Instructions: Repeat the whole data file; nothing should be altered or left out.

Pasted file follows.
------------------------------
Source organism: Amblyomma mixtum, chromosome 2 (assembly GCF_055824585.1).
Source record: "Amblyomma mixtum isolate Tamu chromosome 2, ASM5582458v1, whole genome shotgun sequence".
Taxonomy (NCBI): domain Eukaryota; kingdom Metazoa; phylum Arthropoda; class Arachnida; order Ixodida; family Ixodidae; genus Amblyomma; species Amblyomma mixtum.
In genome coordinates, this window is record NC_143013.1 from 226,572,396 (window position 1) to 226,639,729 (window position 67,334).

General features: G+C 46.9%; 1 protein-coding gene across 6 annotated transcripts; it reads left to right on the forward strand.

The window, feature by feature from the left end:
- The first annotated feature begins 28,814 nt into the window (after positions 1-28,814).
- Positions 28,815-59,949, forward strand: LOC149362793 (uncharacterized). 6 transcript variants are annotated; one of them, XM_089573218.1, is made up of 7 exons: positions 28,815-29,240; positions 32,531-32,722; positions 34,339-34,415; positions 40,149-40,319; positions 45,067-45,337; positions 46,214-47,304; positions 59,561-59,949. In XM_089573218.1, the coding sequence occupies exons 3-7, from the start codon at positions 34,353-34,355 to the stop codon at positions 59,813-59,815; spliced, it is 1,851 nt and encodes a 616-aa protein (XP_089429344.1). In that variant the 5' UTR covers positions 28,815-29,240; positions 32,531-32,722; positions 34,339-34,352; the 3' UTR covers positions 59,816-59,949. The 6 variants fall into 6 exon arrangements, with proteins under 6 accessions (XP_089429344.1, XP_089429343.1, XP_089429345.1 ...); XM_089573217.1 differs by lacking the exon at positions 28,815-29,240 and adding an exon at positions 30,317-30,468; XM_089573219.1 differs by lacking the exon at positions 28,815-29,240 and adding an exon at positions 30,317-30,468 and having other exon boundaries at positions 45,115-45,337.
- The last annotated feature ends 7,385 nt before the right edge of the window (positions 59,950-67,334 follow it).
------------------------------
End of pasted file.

Source organism: Amblyomma mixtum, chromosome 2 (assembly GCF_055824585.1).
Source record: "Amblyomma mixtum isolate Tamu chromosome 2, ASM5582458v1, whole genome shotgun sequence".
Taxonomy (NCBI): domain Eukaryota; kingdom Metazoa; phylum Arthropoda; class Arachnida; order Ixodida; family Ixodidae; genus Amblyomma; species Amblyomma mixtum.
In genome coordinates, this window is record NC_143013.1 from 226,572,396 (window position 1) to 226,639,729 (window position 67,334).

General features: G+C 46.9%; 1 protein-coding gene across 6 annotated transcripts; it reads left to right on the forward strand.

The window, feature by feature from the left end:
- The first annotated feature begins 28,814 nt into the window (after positions 1-28,814).
- Positions 28,815-59,949, forward strand: LOC149362793 (uncharacterized). 6 transcript variants are annotated; one of them, XM_089573218.1, is made up of 7 exons: positions 28,815-29,240; positions 32,531-32,722; positions 34,339-34,415; positions 40,149-40,319; positions 45,067-45,337; positions 46,214-47,304; positions 59,561-59,949. In XM_089573218.1, the coding sequence occupies exons 3-7, from the start codon at positions 34,353-34,355 to the stop codon at positions 59,813-59,815; spliced, it is 1,851 nt and encodes a 616-aa protein (XP_089429344.1). In that variant the 5' UTR covers positions 28,815-29,240; positions 32,531-32,722; positions 34,339-34,352; the 3' UTR covers positions 59,816-59,949. The 6 variants fall into 6 exon arrangements, with proteins under 6 accessions (XP_089429344.1, XP_089429343.1, XP_089429345.1 ...); XM_089573217.1 differs by lacking the exon at positions 28,815-29,240 and adding an exon at positions 30,317-30,468; XM_089573219.1 differs by lacking the exon at positions 28,815-29,240 and adding an exon at positions 30,317-30,468 and having other exon boundaries at positions 45,115-45,337.
- The last annotated feature ends 7,385 nt before the right edge of the window (positions 59,950-67,334 follow it).